Not Precisely Iceland, More Like Montreal

I would like to revoke the claim I made in my introduction about being a seasoned traveller, because I have made an embarrassingly rookie mistake. Today I write you from a vibrant cultural hotbed, as per the plan. Unfortunately, it is not Reykjavik – my expired passport has necessitated that my three-day layover in Montreal turn into nearly a week.

That said, I am stranded in what might be the best city possible for such a situation. This is my first visit to Montreal, and I have no intention that it be the last. This city is incredible. Everywhere you look, the streets are graced with winding, spiral fire escapes, elegant churches and cathedrals – even the storefronts and apartment faces boast curlicues of whorled bronze or graceful grey stone.

Old and new do not jostle for position in this place, rather they complement one another; crumbling brick juxtaposes angular steel siding, while gothic steeples and towers lend quiet dignity to the modern apartments and skyscrapers surrounding them.

A local told me that the government commissions and finances the street art here and it definitely shows. Wildly colourful murals sprawl across exposed alley walls more often than not, in styles ranging from elegant to weird, bohemian to punk and everything in between.    

The people are staggeringly friendly. My strangled French elicits only mild amusement before they kindly switch to English and they are welcoming in the extreme. Last night, walking home after the (very apologetic) rejection of my expired passport by airport staff, I heard music. It was jazz, very French jazz, coming from a corner window one storey above the street.

My ears led me to a nondescript white door, with a small sign above it: “L’escaliers,” meaning The Stairs. These very same led me upward through a psychedelically painted hallway and I stepped into a scene from 1970s/’80s San Francisco. It must have been an apartment, converted into a bar – four or five rooms, no doors, a stage in the living room and a small bar and tiny kitchen in the middle. The walls to the right were neatly wallpapered with pages of black and white woodcut-style scenes of the medieval ages, leering skeletons and bird-mask plague doctors. Past that, quietly coloured walls displayed local art and large groups of people sitting in mismatched chairs around kitchen tables.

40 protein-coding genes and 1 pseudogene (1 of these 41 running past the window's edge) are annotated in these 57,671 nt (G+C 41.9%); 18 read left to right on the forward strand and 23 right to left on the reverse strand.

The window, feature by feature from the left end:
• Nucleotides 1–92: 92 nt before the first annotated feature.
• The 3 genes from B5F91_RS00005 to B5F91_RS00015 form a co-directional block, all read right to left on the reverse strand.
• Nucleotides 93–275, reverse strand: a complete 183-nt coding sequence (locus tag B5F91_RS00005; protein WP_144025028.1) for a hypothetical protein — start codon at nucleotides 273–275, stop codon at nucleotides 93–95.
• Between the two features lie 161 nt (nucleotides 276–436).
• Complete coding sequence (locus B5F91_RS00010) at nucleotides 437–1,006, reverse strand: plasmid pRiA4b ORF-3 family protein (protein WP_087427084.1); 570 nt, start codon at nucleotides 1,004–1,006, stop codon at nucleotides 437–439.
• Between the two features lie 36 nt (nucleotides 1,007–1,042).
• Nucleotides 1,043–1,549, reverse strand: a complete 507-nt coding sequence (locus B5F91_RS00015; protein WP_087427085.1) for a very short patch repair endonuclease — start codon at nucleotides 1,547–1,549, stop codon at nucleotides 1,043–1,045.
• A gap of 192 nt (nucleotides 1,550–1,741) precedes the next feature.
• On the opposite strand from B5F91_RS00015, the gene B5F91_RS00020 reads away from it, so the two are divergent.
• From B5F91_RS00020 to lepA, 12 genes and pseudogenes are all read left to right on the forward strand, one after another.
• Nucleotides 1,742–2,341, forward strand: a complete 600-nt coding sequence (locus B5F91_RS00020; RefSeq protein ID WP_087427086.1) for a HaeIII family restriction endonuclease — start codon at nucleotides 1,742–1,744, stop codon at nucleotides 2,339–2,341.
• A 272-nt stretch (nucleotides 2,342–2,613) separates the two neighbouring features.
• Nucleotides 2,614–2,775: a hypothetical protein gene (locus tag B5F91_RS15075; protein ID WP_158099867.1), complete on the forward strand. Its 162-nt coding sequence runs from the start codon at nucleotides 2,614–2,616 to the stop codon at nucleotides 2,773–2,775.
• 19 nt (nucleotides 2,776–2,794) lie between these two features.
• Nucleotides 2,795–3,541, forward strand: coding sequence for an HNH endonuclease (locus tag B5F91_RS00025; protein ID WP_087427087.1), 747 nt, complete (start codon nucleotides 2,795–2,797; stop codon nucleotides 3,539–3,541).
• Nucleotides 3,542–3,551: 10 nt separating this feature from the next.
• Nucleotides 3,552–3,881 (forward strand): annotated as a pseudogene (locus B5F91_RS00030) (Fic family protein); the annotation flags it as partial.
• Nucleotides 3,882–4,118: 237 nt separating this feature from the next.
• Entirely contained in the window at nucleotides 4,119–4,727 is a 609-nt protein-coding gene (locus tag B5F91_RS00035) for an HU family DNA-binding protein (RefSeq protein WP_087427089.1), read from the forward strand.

My wondering wander attracted the attention of one of the bar staff, who approached me and asked if it was my first time here. I shyly nodded and within minutes, I was seated at the bar with a beer and a whiskey in front of me, shaking hands with most of the staff. The bar, they told me, was a converted foster home for teenagers; it’s now open seven nights a week, with three live music acts per night. I was given a tour through the rooms, including one at the far back that was all couches and cushions (“This is the ‘no shoes’ room, you understand?”).

The band was young, but talented, their brand of jazz was rocky, eclectic, frenetic, electric. At least 10 people were dancing, with everything from sophisticated swaying to wild abandon, and all without an ounce of insecurity.

I could ramble on forever about the special atmosphere and people of L’Escaliers,  but word counts and passports wait for no man. Tomorrow I fly to Iceland, but tonight I will definitely be returning to climb those stairs.

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